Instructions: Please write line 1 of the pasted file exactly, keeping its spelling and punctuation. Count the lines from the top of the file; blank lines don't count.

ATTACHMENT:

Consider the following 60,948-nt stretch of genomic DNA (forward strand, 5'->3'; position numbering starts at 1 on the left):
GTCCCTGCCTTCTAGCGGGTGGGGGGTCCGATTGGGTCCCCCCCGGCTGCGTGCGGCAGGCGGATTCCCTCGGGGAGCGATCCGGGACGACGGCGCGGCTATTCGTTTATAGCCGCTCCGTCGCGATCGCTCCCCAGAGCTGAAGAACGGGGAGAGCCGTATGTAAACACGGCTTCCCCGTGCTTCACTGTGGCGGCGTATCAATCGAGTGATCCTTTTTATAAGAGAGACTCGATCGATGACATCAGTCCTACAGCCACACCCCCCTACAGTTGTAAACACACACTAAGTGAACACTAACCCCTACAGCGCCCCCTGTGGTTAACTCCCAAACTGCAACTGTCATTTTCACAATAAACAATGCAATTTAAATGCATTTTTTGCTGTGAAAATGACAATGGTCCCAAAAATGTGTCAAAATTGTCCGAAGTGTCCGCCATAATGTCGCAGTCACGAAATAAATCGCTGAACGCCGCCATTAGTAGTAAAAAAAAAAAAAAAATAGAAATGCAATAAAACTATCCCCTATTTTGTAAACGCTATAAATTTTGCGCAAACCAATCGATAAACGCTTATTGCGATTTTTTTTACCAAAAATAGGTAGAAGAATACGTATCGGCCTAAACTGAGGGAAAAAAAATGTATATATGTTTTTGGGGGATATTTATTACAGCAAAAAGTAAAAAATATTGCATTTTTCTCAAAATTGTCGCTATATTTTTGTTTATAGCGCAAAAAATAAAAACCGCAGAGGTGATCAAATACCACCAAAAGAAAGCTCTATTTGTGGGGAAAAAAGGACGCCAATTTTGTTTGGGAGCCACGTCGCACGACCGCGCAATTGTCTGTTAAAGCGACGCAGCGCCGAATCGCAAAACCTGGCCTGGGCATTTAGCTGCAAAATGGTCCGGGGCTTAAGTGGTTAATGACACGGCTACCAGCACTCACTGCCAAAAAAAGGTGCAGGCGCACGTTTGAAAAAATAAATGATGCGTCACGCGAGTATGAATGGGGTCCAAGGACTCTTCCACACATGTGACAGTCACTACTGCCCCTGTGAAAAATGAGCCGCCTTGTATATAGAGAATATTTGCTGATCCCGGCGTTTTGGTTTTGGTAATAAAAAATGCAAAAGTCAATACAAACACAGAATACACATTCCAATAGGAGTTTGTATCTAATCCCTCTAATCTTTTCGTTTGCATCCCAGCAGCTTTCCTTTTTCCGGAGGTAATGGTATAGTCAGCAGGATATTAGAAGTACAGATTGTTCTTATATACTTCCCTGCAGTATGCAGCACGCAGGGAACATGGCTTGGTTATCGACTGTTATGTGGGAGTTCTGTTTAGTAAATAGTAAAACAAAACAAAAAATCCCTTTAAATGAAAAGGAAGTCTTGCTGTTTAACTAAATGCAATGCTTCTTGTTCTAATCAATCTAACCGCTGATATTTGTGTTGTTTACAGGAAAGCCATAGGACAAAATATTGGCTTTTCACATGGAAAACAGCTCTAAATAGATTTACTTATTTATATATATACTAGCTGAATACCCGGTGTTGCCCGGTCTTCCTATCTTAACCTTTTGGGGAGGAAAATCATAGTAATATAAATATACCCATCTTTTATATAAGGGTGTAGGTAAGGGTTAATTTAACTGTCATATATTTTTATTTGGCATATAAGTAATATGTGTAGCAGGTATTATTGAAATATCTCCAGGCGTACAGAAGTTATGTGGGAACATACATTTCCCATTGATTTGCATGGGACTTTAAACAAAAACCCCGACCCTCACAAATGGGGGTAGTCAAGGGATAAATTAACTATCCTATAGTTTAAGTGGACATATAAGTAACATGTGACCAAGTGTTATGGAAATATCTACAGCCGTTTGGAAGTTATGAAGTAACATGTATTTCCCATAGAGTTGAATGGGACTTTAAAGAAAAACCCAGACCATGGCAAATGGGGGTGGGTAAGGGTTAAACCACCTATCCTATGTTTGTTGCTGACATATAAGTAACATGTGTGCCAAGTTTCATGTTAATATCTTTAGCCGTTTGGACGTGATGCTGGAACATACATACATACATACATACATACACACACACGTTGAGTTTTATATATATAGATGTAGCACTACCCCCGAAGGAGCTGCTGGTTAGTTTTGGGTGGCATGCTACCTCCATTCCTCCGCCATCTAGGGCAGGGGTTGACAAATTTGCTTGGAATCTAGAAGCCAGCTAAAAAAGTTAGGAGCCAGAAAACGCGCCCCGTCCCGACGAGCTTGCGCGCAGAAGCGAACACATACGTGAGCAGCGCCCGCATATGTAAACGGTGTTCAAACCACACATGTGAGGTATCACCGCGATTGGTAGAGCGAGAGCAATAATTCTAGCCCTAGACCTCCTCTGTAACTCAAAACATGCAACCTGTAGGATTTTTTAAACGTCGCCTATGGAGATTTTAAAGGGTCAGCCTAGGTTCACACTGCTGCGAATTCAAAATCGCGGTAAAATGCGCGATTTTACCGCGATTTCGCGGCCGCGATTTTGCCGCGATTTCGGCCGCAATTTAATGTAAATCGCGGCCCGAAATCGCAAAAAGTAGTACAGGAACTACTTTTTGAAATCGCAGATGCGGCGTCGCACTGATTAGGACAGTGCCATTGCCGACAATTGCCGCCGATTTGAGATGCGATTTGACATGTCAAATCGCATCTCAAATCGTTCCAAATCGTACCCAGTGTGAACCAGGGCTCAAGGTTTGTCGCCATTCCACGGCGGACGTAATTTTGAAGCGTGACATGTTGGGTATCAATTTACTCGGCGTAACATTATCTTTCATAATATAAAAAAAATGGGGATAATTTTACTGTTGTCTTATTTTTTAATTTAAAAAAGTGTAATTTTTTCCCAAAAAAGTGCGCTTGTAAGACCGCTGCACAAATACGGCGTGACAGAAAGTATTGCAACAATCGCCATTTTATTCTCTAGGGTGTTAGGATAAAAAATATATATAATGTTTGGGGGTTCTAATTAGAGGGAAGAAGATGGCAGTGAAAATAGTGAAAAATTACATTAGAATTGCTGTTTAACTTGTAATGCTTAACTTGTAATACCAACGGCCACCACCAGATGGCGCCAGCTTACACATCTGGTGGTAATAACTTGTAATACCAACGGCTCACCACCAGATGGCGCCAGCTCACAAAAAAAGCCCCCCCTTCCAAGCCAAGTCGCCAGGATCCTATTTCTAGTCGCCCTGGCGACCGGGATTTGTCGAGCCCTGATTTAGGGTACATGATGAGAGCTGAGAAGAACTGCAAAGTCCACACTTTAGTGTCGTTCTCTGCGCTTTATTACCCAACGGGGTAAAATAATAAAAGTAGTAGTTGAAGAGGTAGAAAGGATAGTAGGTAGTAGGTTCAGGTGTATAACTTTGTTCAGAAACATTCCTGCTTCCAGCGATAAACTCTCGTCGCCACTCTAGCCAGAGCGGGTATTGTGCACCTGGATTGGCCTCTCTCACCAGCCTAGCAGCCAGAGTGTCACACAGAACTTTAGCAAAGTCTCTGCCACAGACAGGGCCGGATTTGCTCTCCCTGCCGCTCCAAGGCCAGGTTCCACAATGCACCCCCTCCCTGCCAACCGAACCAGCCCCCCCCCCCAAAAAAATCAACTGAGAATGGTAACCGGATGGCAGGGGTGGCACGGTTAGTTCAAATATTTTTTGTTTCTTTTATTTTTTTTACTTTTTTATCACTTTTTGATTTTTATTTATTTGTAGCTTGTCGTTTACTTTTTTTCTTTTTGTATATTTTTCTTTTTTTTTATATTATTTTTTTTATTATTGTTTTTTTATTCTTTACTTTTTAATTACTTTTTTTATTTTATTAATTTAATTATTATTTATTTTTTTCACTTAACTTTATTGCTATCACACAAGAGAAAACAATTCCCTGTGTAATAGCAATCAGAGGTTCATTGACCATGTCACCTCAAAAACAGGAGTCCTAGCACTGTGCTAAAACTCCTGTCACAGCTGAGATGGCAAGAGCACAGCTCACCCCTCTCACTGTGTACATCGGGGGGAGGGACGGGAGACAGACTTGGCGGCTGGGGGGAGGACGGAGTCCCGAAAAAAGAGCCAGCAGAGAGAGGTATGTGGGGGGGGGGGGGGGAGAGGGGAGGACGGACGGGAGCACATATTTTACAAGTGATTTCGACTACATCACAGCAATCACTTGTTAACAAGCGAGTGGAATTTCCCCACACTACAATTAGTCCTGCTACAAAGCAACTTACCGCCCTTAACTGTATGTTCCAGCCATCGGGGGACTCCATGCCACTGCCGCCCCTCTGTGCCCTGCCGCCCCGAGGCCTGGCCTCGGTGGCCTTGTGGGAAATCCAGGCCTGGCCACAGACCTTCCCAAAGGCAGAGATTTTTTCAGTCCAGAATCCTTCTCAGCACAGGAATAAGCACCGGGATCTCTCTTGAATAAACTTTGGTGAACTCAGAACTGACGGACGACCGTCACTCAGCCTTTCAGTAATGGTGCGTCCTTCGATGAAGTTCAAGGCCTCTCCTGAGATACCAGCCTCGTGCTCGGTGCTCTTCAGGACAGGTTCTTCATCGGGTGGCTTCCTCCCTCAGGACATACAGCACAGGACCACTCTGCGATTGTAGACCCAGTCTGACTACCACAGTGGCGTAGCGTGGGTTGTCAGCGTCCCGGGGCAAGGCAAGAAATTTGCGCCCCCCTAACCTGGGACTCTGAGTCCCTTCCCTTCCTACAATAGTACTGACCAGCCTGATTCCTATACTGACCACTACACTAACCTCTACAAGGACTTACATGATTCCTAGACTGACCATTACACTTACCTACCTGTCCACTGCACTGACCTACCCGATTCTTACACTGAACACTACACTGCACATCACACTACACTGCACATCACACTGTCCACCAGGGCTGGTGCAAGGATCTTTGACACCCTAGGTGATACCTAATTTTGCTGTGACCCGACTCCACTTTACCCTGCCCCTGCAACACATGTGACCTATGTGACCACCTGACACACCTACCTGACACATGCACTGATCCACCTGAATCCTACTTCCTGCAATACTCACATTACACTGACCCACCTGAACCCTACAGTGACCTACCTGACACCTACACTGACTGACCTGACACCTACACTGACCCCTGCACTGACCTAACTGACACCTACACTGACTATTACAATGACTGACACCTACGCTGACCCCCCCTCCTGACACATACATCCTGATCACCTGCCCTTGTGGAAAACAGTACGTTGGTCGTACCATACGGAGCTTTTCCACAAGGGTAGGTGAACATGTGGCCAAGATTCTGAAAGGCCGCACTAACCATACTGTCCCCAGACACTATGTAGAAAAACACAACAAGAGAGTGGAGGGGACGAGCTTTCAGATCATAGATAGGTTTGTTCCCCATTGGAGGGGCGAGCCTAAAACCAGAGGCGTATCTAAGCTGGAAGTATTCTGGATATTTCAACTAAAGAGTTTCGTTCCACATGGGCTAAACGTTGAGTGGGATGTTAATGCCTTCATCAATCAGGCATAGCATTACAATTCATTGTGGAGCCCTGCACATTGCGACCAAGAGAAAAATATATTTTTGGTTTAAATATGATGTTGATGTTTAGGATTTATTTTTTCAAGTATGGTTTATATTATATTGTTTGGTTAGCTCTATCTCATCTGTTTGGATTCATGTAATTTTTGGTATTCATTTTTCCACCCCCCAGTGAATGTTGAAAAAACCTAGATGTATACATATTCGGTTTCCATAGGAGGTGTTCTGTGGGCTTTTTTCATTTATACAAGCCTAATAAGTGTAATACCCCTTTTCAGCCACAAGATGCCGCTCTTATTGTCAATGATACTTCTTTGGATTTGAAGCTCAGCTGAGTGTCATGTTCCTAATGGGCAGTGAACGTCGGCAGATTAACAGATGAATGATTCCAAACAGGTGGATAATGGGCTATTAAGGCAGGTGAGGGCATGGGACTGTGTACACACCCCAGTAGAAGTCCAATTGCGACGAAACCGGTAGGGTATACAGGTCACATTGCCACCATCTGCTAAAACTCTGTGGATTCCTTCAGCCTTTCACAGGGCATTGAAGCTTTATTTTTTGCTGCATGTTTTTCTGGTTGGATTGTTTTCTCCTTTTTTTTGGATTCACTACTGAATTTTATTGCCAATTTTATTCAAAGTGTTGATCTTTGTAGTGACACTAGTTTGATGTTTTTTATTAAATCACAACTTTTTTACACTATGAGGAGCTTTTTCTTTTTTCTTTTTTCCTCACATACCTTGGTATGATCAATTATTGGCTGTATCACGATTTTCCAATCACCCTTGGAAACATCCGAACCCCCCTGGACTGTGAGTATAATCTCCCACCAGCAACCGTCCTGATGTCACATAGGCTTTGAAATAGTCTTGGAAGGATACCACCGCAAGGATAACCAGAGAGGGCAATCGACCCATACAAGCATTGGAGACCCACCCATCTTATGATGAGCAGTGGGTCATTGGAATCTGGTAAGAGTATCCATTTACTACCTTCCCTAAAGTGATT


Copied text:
Consider the following 60,948-nt stretch of genomic DNA (forward strand, 5'->3'; position numbering starts at 1 on the left):